The Accounting Firm And Mediation
Michael Lodge, NCPM, CRTP - Certified Business Mediator - Phone/Text: 818.252.5682 - www.lodge-co.com
As a business mediator and former owner of an accounting firm in Los Angeles, we had a mediation and arbitration clause in our retainer agreement that worked great with our clients in a dispute. Lucky for my firm we only had one that came up with a high profile client. Since I do business mediation I work with tax preparation and CPA firms on disputes or conflicts that arise, between client and accounting firm or their client and a business dispute. Even the AICPA likes mediation. The following article is from the CPA journal and is a very good read. In your next dispute that may happen, text me at 818.252.5682 or send me an email at firstname.lastname@example.org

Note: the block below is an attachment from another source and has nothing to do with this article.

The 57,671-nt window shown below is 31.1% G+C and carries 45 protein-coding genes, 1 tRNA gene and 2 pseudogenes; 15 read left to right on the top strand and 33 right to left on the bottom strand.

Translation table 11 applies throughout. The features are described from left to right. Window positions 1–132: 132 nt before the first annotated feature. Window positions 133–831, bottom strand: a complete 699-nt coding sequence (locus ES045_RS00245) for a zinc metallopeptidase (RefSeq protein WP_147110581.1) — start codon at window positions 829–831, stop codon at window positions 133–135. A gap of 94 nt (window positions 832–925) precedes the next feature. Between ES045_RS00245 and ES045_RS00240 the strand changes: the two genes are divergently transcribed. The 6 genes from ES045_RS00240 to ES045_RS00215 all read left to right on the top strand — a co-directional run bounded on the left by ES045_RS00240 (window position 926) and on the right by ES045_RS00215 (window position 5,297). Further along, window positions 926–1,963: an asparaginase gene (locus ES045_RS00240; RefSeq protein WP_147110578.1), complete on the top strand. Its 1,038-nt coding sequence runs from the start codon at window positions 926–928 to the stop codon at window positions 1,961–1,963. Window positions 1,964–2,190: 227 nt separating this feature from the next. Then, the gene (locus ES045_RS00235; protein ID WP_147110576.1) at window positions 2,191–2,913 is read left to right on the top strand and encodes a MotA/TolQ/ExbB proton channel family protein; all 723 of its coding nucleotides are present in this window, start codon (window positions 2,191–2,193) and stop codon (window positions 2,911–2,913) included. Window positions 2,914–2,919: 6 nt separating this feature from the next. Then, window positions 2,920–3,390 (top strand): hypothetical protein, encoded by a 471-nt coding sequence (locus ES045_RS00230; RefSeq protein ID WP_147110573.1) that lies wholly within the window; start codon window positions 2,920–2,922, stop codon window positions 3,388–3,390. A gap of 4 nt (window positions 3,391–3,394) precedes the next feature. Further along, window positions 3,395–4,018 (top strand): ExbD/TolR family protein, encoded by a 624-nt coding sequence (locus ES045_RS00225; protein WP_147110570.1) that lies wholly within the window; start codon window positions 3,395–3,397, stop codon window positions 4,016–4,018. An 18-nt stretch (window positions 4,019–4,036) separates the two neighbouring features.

A practical guide to mediation for CPAs. (includes related article)
by Zimmerman, Philip
Abstract- The alternative dispute resolution approach known as mediation should be considered first by CPA firms before resorting to other methods such as arbitration and litigation. In mediation, relationships with clients can be maintained because there are no winners or losers. Moreover, mediation entails only minimal risk because either party can decide to end the process any time it wants. In addition, mediation costs less than either arbitration or litigation. In mediation, the accounting firm and the other party meet with a mediator, always a neutral third party, who is tasked with helping in finding an agreeable settlement of the dispute. The mediation process is usually quick and has a high success rate. Mediators should be respected by both parties, independent, experienced, trained, creative, flexible and diligent.